The Most Popular Home Decor Trends From The Decade You Were Born

When talking about trends, the first thought that many people have is fashion and beauty. This, of course, is for good reason — how we present ourselves changes significantly from year to year — but there's also something more subtle happening in the background: our home décor style. It's common to shop online for new clothing or try out a different makeup look frequently throughout the year, but you can expect a humble coffee table or sofa to last more than a decade. Because of this, changes to our homes typically happen much more slowly. So slowly, sometimes, that it's hard to recognize until you look back at the trends of the past and compare them to your own experience.

While the idea of trends might seem a bit silly at first glance, they can act as a fantastic snapshot into the events, widespread attitudes, and technological advancements of that specific time through the lens of the everyday population. The average person doesn't often end up in the history books, but they do act as a consumer and have influence in the market. Because of this, one of the best ways to take a trip down memory lane is through exploring the home décor trends that have come and gone in your lifetime. Who knows — that dose of nostalgia might be strong enough to inspire you to incorporate some retro décor pieces into your space.

1930s: Bold wallpaper

Compared to the opulence and post-war revelry of the 1920s, the 1930s was a much more subdued decade, and for good reason. In 1929, the stock market crashed, leaving investors — and the world economy, as a result — in the lurch. Budgets that once allowed for the purchase of luxury goods and unnecessary décor pieces no longer had as much wiggle room, but that doesn't mean that interiors needed to be boring. Instead of relying on large and expensive pieces of art to add interest to their spaces, many people opted for more complex wallpaper designs to help fill the gaps.

1930s: Curved accents

While not everyone bought into the sleek Art Deco style that emerged in the 1920s, and even fewer had access to these ultra-designer pieces, it opened the door for many innovative designs that we now consider modern. In the 1930s, there was a slight move away from Art Deco and towards a movement known as Streamline Moderne. Trademarks of this style include rounded edges that feel aerodynamic, nautical themes, and long horizontal lines. While this aesthetic might be more recognizable in architecture, it still significantly impacted some of the designer décor and furniture pieces of the 1930s.

1940s: Contrasting color schemes

The 1940s was a decade almost entirely shaped by war, so a lot of the focus on less essential things like décor was put on hold in favor of more patriotic pursuits like growing your own victory garden or filling roles left vacant by troops. Once World War II ended in 1945, however, there was a massive reemergence in focus on the home and family. Similar to the 1920s, this post-war era was a time of celebration and recovery, so it wasn't uncommon to see bold color palettes, especially ones that played with contrasting colors, adorning rooms in the home.

1940s: Wood furniture revival

Wood furniture never truly went out of style, but it saw a massive resurgence in popularity in the 1940s thanks to the fact that many other materials of the day were being rationed as a part of the war effort. Wood pieces, from simplistic and straightforward to bold and ornate, were trending for just about every room in the home. In many cases, furniture pieces would also be purchased in sets made from the same material and stained the same color, ensuring that the bed frame, vanity, dressers, and nightstands, for example, would perfectly match one another and create an overall cohesive look.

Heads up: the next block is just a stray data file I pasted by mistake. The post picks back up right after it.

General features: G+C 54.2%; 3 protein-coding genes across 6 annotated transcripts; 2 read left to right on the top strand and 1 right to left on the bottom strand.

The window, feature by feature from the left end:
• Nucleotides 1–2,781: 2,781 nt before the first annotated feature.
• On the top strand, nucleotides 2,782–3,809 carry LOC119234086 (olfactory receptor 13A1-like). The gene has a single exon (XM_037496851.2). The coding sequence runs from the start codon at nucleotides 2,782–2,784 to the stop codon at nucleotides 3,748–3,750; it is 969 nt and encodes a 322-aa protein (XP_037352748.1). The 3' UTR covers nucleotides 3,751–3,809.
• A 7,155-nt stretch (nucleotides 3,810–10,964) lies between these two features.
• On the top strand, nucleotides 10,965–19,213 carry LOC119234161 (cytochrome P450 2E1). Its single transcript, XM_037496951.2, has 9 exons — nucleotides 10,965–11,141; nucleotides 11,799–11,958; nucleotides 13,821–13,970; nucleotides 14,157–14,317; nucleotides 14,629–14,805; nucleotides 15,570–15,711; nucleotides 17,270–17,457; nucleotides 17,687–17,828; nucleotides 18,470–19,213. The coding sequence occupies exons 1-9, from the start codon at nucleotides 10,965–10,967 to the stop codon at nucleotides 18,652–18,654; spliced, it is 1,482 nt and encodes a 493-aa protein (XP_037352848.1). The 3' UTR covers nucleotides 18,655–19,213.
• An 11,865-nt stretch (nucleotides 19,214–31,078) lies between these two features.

1950s: Sleek, modern lines

The 1950s was an era where many people had a newfound sense of optimism surrounding the future, and the design trends of the day reflected that. While modern aesthetics had been floating around for decades, they finally took hold and started appealing to a widespread audience in the 1950s. One of the most popular design aesthetics out there emerged from this era: mid-century modern. These pieces were characterized by sleek lines, rich colors, and an overall lack of frivolous and ornate detailing. Because of this overall minimalist vibe, it's not uncommon to see mid-century design styles still being produced today.

1950s: Colorful built-ins

Maximalism and bold pops of color might be on the rise in current aesthetics, but contemporary designs have nothing on the 1950s. Rather than sticking to simple neutrals and accessorizing with accent pieces here and there, decorators in the 1950s were all about incorporating color into every facet of the room, even in more permanent pieces. In homes of the era, it wasn't uncommon to find bright pink bathtubs, teal refrigerators, and buttery yellow sinks, though many of these items have been replaced or painted over as time has gone on and such bold choices were no longer trendy or marketable.

1960s: Bright, warm colors

One of the most instantly recognizable facets of 1960s design is the color palette. After bright and pastel shades dominated the 1950s, warmer-toned and slightly earthier colors started to take hold in the 1960s. Colors like teals, orange, yellow, red, green, and warm wood tones were popular choices for furniture and home décor at the time, all combining to create a cohesive and distinctly cozy color palette. This overall feeling of warmth continued through the 1970s, but designers of the 1960s were certainly bolder with the saturation than their more subdued and bohemian counterparts down the line.

1960s: Space age lighting

During the 1960s, America was knee-deep in the space race, eventually landing a man on the moon in 1969. As a result, designs of the era had a distinctly futuristic flair (retro-futuristic to those of us now in the future), especially when it comes to customizable accents like lighting. Traditional lamp and chandelier designs were often swapped out for pieces that had inventive, sleek, and creative silhouettes, and still-iconic designs like the lava lamp and mushroom lamp were popularized during this period. A lot of the time, these pieces were created using plastic thanks to the fact that they were cheaper to make, but glass and metal designs were still common.